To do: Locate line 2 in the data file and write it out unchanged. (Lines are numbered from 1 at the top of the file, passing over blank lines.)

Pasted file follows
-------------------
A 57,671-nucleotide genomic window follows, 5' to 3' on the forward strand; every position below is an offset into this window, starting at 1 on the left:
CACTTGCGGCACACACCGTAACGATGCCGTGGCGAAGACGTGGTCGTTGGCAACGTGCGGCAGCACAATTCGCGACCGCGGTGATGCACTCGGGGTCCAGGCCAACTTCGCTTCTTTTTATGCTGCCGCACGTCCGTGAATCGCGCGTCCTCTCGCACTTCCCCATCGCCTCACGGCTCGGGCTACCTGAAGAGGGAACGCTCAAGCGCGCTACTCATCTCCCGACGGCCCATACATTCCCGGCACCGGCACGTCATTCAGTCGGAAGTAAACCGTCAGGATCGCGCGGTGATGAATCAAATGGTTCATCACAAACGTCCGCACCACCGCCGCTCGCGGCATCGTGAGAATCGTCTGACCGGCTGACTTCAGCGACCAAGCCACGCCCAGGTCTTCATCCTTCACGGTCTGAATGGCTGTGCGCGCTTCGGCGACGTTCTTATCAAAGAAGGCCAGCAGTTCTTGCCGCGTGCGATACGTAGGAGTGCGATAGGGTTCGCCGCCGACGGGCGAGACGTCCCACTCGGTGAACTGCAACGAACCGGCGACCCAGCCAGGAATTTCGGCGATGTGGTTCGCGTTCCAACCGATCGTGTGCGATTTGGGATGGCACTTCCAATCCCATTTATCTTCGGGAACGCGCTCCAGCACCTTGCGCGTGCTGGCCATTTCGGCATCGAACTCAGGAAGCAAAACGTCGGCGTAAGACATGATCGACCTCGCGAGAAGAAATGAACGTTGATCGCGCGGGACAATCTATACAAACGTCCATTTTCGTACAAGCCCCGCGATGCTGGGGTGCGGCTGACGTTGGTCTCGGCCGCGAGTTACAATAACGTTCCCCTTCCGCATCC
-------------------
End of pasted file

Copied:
CACTTGCGGCACACACCGTAACGATGCCGTGGCGAAGACGTGGTCGTTGGCAACGTGCGGCAGCACAATTCGCGACCGCGGTGATGCACTCGGGGTCCAGGCCAACTTCGCTTCTTTTTATGCTGCCGCACGTCCGTGAATCGCGCGTCCTCTCGCACTTCCCCATCGCCTCACGGCTCGGGCTACCTGAAGAGGGAACGCTCAAGCGCGCTACTCATCTCCCGACGGCCCATACATTCCCGGCACCGGCACGTCATTCAGTCGGAAGTAAACCGTCAGGATCGCGCGGTGATGAATCAAATGGTTCATCACAAACGTCCGCACCACCGCCGCTCGCGGCATCGTGAGAATCGTCTGACCGGCTGACTTCAGCGACCAAGCCACGCCCAGGTCTTCATCCTTCACGGTCTGAATGGCTGTGCGCGCTTCGGCGACGTTCTTATCAAAGAAGGCCAGCAGTTCTTGCCGCGTGCGATACGTAGGAGTGCGATAGGGTTCGCCGCCGACGGGCGAGACGTCCCACTCGGTGAACTGCAACGAACCGGCGACCCAGCCAGGAATTTCGGCGATGTGGTTCGCGTTCCAACCGATCGTGTGCGATTTGGGATGGCACTTCCAATCCCATTTATCTTCGGGAACGCGCTCCAGCACCTTGCGCGTGCTGGCCATTTCGGCATCGAACTCAGGAAGCAAAACGTCGGCGTAAGACATGATCGACCTCGCGAGAAGAAATGAACGTTGATCGCGCGGGACAATCTATACAAACGTCCATTTTCGTACAAGCCCCGCGATGCTGGGGTGCGGCTGACGTTGGTCTCGGCCGCGAGTTACAATAACGTTCCCCTTCCGCATCC